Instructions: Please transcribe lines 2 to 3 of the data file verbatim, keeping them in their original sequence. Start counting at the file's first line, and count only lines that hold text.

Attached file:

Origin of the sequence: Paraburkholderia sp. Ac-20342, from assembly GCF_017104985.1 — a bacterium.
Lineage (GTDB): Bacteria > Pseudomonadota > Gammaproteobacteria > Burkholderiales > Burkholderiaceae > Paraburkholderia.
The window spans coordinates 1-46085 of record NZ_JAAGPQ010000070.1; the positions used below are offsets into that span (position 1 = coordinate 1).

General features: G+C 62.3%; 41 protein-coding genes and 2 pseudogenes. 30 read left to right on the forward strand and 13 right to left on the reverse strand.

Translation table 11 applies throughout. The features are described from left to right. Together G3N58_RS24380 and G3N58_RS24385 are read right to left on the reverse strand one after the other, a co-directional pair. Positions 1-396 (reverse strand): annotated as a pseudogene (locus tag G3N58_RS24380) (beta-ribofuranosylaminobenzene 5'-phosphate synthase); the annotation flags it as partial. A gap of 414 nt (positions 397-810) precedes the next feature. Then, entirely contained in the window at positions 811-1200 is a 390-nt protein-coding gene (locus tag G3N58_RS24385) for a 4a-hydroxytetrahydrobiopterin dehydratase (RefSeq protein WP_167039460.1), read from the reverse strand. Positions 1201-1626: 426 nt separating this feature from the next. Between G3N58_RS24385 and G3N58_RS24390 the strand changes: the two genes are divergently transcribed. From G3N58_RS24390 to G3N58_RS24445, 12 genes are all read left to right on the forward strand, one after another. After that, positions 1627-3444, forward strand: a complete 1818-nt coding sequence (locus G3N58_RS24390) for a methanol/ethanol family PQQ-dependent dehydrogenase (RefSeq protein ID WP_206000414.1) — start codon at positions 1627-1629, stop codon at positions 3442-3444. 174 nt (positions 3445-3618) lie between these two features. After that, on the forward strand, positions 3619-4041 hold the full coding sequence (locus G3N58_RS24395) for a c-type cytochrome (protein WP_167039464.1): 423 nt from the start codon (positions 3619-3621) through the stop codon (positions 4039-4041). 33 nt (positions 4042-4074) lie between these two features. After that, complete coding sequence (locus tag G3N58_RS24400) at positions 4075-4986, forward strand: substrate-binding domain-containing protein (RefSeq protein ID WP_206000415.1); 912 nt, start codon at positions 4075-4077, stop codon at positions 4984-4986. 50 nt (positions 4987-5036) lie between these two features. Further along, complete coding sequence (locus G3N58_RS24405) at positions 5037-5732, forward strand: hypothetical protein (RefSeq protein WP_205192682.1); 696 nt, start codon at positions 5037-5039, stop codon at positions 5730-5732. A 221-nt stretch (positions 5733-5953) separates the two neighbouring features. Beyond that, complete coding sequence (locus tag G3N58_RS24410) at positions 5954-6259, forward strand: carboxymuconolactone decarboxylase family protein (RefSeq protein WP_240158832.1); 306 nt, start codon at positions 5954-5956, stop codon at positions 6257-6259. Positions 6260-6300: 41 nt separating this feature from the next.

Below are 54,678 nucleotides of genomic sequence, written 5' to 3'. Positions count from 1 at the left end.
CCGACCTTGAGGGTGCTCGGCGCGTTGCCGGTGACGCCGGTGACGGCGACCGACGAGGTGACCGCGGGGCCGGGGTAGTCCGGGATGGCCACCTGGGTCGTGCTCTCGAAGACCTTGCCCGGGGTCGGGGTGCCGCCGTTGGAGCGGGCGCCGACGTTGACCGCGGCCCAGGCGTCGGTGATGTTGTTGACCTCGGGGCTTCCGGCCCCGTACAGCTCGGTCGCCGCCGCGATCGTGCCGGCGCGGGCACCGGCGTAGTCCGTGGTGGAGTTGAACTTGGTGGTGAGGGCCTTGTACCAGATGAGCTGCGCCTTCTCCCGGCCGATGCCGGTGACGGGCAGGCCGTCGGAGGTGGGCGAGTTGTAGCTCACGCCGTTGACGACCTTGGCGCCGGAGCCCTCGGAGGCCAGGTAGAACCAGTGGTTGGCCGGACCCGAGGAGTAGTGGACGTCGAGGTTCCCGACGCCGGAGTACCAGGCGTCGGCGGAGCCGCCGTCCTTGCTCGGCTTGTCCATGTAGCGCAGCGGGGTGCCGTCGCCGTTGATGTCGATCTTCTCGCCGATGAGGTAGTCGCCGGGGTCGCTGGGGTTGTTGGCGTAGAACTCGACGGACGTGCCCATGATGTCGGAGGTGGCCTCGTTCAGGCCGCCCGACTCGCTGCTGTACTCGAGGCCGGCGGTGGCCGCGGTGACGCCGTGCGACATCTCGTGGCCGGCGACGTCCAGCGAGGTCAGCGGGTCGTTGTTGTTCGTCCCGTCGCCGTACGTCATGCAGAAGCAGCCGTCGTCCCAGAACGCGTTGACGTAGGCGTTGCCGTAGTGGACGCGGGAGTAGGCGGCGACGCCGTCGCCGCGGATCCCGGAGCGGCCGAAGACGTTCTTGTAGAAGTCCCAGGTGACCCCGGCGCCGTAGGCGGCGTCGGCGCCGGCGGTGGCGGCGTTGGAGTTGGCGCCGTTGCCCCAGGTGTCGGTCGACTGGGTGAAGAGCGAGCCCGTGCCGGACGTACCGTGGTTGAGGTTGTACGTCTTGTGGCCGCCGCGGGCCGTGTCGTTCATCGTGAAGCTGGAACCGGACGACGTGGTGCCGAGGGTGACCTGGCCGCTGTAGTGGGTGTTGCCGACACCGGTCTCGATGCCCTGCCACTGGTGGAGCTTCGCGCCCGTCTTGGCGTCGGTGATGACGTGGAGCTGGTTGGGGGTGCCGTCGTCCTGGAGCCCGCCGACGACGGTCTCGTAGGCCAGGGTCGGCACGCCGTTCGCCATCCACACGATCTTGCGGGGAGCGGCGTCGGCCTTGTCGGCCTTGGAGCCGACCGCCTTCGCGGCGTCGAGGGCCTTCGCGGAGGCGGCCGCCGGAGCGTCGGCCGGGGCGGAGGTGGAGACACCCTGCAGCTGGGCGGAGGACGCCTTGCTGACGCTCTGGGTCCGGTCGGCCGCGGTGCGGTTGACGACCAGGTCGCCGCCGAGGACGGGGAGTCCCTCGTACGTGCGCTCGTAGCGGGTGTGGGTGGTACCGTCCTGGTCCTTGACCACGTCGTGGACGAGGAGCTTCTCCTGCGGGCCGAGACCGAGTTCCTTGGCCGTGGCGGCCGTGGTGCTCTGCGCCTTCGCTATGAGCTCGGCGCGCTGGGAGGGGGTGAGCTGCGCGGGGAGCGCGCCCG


Lineage (GTDB): Bacteria > Pseudomonadota > Gammaproteobacteria > Burkholderiales > Burkholderiaceae > Paraburkholderia.
The window spans coordinates 1-46085 of record NZ_JAAGPQ010000070.1; the positions used below are offsets into that span (position 1 = coordinate 1).